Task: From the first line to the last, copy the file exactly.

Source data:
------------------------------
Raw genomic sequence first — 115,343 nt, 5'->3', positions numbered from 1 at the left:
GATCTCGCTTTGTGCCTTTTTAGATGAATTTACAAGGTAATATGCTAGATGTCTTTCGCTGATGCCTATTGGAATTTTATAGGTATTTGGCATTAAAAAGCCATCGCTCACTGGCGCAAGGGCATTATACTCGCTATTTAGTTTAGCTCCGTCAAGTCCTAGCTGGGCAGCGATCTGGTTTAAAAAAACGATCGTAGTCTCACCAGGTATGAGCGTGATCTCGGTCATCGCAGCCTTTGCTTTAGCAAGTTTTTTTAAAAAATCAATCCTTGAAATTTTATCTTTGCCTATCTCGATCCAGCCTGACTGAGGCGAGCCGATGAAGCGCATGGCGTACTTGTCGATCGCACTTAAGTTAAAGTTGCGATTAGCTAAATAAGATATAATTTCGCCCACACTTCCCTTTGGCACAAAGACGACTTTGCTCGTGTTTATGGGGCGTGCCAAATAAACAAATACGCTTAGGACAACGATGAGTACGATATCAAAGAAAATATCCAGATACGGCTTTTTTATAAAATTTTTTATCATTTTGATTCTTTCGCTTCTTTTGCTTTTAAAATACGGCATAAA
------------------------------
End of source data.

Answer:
Raw genomic sequence first — 115,343 nt, 5'->3', positions numbered from 1 at the left:
GATCTCGCTTTGTGCCTTTTTAGATGAATTTACAAGGTAATATGCTAGATGTCTTTCGCTGATGCCTATTGGAATTTTATAGGTATTTGGCATTAAAAAGCCATCGCTCACTGGCGCAAGGGCATTATACTCGCTATTTAGTTTAGCTCCGTCAAGTCCTAGCTGGGCAGCGATCTGGTTTAAAAAAACGATCGTAGTCTCACCAGGTATGAGCGTGATCTCGGTCATCGCAGCCTTTGCTTTAGCAAGTTTTTTTAAAAAATCAATCCTTGAAATTTTATCTTTGCCTATCTCGATCCAGCCTGACTGAGGCGAGCCGATGAAGCGCATGGCGTACTTGTCGATCGCACTTAAGTTAAAGTTGCGATTAGCTAAATAAGATATAATTTCGCCCACACTTCCCTTTGGCACAAAGACGACTTTGCTCGTGTTTATGGGGCGTGCCAAATAAACAAATACGCTTAGGACAACGATGAGTACGATATCAAAGAAAATATCCAGATACGGCTTTTTTATAAAATTTTTTATCATTTTGATTCTTTCGCTTCTTTTGCTTTTAAAATACGGCATAAA